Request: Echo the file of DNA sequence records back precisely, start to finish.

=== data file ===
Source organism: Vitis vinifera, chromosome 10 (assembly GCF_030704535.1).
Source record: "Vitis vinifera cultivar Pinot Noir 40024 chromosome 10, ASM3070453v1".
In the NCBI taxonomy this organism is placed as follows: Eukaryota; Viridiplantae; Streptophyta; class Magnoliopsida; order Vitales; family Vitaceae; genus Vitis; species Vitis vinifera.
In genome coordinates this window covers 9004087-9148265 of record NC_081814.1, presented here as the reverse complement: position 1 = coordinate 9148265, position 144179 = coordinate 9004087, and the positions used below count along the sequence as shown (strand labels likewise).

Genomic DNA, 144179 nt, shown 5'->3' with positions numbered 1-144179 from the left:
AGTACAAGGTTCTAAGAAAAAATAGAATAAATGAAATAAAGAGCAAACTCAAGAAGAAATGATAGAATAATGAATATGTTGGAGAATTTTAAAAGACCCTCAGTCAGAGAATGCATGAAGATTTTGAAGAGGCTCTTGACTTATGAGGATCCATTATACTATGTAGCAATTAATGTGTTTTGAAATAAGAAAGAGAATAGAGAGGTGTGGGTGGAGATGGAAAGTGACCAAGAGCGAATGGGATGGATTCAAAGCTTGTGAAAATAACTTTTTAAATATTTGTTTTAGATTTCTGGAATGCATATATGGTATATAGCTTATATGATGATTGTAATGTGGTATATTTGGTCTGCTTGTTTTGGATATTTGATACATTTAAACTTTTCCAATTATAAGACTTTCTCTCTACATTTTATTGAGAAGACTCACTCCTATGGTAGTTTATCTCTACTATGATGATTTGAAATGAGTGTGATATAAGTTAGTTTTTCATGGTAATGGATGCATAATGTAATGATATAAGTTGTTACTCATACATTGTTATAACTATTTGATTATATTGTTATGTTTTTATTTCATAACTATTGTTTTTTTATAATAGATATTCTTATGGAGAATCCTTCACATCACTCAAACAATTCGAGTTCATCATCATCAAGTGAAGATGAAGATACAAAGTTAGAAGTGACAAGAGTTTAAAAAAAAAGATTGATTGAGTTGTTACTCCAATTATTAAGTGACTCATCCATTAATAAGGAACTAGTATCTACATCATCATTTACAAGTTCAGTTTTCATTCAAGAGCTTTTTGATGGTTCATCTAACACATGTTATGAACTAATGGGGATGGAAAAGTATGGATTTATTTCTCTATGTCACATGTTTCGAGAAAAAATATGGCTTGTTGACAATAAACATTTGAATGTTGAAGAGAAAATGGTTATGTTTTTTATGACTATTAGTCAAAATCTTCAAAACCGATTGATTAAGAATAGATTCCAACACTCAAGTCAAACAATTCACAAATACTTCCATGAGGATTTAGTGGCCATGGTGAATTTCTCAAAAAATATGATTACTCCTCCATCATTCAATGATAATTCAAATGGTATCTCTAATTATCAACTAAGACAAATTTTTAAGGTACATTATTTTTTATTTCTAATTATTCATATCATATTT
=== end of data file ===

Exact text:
Source organism: Vitis vinifera, chromosome 10 (assembly GCF_030704535.1).
Source record: "Vitis vinifera cultivar Pinot Noir 40024 chromosome 10, ASM3070453v1".
In the NCBI taxonomy this organism is placed as follows: Eukaryota; Viridiplantae; Streptophyta; class Magnoliopsida; order Vitales; family Vitaceae; genus Vitis; species Vitis vinifera.
In genome coordinates this window covers 9004087-9148265 of record NC_081814.1, presented here as the reverse complement: position 1 = coordinate 9148265, position 144179 = coordinate 9004087, and the positions used below count along the sequence as shown (strand labels likewise).

Genomic DNA, 144179 nt, shown 5'->3' with positions numbered 1-144179 from the left:
AGTACAAGGTTCTAAGAAAAAATAGAATAAATGAAATAAAGAGCAAACTCAAGAAGAAATGATAGAATAATGAATATGTTGGAGAATTTTAAAAGACCCTCAGTCAGAGAATGCATGAAGATTTTGAAGAGGCTCTTGACTTATGAGGATCCATTATACTATGTAGCAATTAATGTGTTTTGAAATAAGAAAGAGAATAGAGAGGTGTGGGTGGAGATGGAAAGTGACCAAGAGCGAATGGGATGGATTCAAAGCTTGTGAAAATAACTTTTTAAATATTTGTTTTAGATTTCTGGAATGCATATATGGTATATAGCTTATATGATGATTGTAATGTGGTATATTTGGTCTGCTTGTTTTGGATATTTGATACATTTAAACTTTTCCAATTATAAGACTTTCTCTCTACATTTTATTGAGAAGACTCACTCCTATGGTAGTTTATCTCTACTATGATGATTTGAAATGAGTGTGATATAAGTTAGTTTTTCATGGTAATGGATGCATAATGTAATGATATAAGTTGTTACTCATACATTGTTATAACTATTTGATTATATTGTTATGTTTTTATTTCATAACTATTGTTTTTTTATAATAGATATTCTTATGGAGAATCCTTCACATCACTCAAACAATTCGAGTTCATCATCATCAAGTGAAGATGAAGATACAAAGTTAGAAGTGACAAGAGTTTAAAAAAAAAGATTGATTGAGTTGTTACTCCAATTATTAAGTGACTCATCCATTAATAAGGAACTAGTATCTACATCATCATTTACAAGTTCAGTTTTCATTCAAGAGCTTTTTGATGGTTCATCTAACACATGTTATGAACTAATGGGGATGGAAAAGTATGGATTTATTTCTCTATGTCACATGTTTCGAGAAAAAATATGGCTTGTTGACAATAAACATTTGAATGTTGAAGAGAAAATGGTTATGTTTTTTATGACTATTAGTCAAAATCTTCAAAACCGATTGATTAAGAATAGATTCCAACACTCAAGTCAAACAATTCACAAATACTTCCATGAGGATTTAGTGGCCATGGTGAATTTCTCAAAAAATATGATTACTCCTCCATCATTCAATGATAATTCAAATGGTATCTCTAATTATCAACTAAGACAAATTTTTAAGGTACATTATTTTTTATTTCTAATTATTCATATCATATTT